Recently, the Hurtados purchased more than a dozen Red Angus bulls from breeders in the U.S. They're so pleased, they're looking for more.

Cross-Border Opportunity The Hurtados may be looking to purebred breeders like Leonard and Mary Rice. The Hobbs, NM, couple was encouraged with what they saw in Mexico on a recent visit to Sonoran ranches, including the Hurtados' operation. They're considering exporting Red Angus seedstock, which they feel would open the door to more business with Mexican cattlemen - on both the buying and selling ends.

"We can definitely benefit by selling them bulls and heifers; but we can also work at building relationships so we can buy their feeder cattle," says Leonard. He envisions buying calves back from Mexican ranchers who use their breeding stock.

"That way we will know the genetics and the growth potential of the calves we import," he says. "Things will turn around for Mexican ranchers, and we want to be in position to do business with them when that happens."

Building relationships is what it's all about according to Raul Tellez, a marketing specialist for the New Mexico Department of Agriculture. Tellez has helped U.S. and Mexican ranchers put together deals for more than 20 years.

"The important thing is to get to know these people," says Tellez when speaking of Mexican ranchers. "Conditions may be tough for them now, but they will survive and provide great opportunity for business with U.S. cattle producers."

On April 28, the Mexican government issued its final decision on an antidumping case against exporters of U.S. beef and beef variety meats. They imposed punitive duties that vary depending on exporter, product and grade. The duties, which began May 29, are as high as 36 cents/lb.

For certain beef products to receive lower tariffs, they must go through a complex certification process. The duty rates are biased against ungraded U.S. beef and beef from animals slaughtered more than 30 days after the export certificate is issued. Product graded Prime and Certified Angus Beef is exempt from duties.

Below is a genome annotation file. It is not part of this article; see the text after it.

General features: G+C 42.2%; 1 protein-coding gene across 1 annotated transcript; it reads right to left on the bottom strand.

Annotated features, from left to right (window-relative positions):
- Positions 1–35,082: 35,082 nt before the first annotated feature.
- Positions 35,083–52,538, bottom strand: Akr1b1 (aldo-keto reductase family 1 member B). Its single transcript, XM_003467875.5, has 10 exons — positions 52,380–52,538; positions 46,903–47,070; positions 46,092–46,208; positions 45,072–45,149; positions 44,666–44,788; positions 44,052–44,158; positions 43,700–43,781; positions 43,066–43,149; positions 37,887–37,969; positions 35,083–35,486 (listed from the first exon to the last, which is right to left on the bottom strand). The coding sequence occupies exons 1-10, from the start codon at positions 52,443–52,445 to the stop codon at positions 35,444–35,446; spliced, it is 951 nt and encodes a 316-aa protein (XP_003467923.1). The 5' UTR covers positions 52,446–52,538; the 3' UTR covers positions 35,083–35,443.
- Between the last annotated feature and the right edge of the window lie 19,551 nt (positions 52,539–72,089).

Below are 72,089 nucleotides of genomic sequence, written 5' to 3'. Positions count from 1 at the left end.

"The problem is that a lot of beef is coming into Mexico from the U.S., and the cattlemen are already having a hard time," says Antonio Proto, a U.S./Mexico trade attache. The trade official says the size and economics of ranching in the U.S. clearly favor cattlemen north of the border.

"Grain is cheaper in the U.S., they can produce more efficiently and there is better financing in the U.S.," Proto points out. "Mexican cattlemen are trying everything they can to protect their industry."

But, Dana Hauck, chairman of the National Cattlemen's Beef Association's (NCBA) international markets committee, says increased beef exports to Mexico are due to increased demand - demand that's outstripped Mexican production capacity.

"U.S. cattle breeders have helped Mexican producers restock their herds after devastating droughts and poor economic conditions," says Hauck, a cattle producer from Delphos, KS. "Measures such as this will go much further to help the Mexican cattle industry than will restrictive tariffs, which could drive up costs in Mexico for both domestic and imported beef products."

The NCBA says that if allowed to stand, these actions by Mexico establish a dangerous trade and protectionist precedence. The organization is appealing for intervention by U.S. agriculture and trade officials.

"Mexico has been our fastest growing beef market," concludes Hauck. "Trade is being affected and we need immediate action."

The duties on U.S. beef are to remain in place for five years with provisions for annual appeal.

The antidumping decision may be more political than economic as some observers have hinted that once this year's Mexican presidential elections are settled, the mood against the U.S. beef industry could soften and sanctions may be reviewed. Others say the suit was brought in retaliation against U.S. ranchers who brought antidumping charges against Mexican live cattle imports last year.